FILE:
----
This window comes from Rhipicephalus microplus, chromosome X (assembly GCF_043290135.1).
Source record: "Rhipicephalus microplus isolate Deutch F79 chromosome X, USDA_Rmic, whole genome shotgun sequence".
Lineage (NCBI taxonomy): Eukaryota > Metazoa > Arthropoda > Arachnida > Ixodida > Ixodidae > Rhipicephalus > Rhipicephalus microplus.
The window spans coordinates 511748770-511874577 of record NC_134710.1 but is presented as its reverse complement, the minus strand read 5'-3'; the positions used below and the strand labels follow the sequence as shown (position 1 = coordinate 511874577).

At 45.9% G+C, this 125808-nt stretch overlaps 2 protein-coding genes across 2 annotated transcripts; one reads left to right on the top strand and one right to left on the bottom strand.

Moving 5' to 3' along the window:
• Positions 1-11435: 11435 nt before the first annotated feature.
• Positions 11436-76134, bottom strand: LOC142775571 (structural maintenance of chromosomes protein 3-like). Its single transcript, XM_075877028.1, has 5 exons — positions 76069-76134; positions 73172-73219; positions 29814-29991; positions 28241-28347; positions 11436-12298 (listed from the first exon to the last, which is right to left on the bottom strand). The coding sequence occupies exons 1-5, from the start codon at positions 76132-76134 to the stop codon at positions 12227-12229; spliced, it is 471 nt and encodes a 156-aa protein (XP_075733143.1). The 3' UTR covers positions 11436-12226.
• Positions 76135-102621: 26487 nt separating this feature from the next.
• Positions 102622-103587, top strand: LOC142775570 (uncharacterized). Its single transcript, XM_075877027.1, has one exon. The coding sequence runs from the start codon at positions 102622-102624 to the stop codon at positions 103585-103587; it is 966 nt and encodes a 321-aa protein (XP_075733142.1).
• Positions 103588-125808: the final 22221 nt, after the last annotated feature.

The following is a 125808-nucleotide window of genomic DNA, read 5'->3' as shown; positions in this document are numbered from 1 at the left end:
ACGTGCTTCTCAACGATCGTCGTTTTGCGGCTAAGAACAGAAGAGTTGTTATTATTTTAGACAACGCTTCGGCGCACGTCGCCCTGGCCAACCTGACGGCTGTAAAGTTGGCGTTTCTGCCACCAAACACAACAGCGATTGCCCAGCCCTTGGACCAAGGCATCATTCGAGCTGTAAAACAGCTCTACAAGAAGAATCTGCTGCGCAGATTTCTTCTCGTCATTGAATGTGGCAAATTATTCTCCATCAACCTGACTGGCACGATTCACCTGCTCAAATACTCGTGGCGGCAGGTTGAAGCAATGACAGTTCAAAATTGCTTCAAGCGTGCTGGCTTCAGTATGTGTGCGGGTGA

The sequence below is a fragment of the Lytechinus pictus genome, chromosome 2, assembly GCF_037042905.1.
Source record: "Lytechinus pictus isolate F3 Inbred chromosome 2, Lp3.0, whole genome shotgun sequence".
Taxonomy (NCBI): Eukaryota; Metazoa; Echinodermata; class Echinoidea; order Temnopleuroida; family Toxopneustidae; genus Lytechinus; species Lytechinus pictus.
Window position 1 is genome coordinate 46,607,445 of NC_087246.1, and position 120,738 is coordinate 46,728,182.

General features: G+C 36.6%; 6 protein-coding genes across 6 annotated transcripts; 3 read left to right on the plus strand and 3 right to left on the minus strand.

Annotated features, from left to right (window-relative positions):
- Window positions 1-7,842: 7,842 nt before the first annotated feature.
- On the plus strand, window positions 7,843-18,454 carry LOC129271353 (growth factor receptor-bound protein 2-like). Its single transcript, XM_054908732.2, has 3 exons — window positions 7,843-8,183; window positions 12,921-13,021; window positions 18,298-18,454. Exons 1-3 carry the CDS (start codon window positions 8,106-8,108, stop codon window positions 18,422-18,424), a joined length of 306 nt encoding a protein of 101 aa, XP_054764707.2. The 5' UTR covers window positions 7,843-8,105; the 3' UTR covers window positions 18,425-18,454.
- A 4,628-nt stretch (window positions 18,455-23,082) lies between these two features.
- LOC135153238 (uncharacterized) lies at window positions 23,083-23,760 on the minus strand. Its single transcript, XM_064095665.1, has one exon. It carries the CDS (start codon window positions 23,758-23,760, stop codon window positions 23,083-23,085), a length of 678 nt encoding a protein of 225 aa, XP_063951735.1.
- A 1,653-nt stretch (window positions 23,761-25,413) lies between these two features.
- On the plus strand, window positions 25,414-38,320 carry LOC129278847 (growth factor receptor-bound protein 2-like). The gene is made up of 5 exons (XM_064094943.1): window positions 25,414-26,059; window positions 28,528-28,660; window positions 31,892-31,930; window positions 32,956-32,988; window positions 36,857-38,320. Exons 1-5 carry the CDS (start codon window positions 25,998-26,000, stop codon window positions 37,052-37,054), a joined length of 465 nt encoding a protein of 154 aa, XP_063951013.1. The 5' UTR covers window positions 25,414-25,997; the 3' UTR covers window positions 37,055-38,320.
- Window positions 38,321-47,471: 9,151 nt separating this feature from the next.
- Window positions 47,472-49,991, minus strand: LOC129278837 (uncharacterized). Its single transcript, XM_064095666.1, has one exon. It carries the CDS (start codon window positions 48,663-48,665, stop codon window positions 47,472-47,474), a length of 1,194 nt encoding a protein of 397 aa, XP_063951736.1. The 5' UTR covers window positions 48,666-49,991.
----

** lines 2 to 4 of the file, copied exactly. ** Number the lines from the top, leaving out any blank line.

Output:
Source record: "Rhipicephalus microplus isolate Deutch F79 chromosome X, USDA_Rmic, whole genome shotgun sequence".
Lineage (NCBI taxonomy): Eukaryota > Metazoa > Arthropoda > Arachnida > Ixodida > Ixodidae > Rhipicephalus > Rhipicephalus microplus.
The window spans coordinates 511748770-511874577 of record NC_134710.1 but is presented as its reverse complement, the minus strand read 5'-3'; the positions used below and the strand labels follow the sequence as shown (position 1 = coordinate 511874577).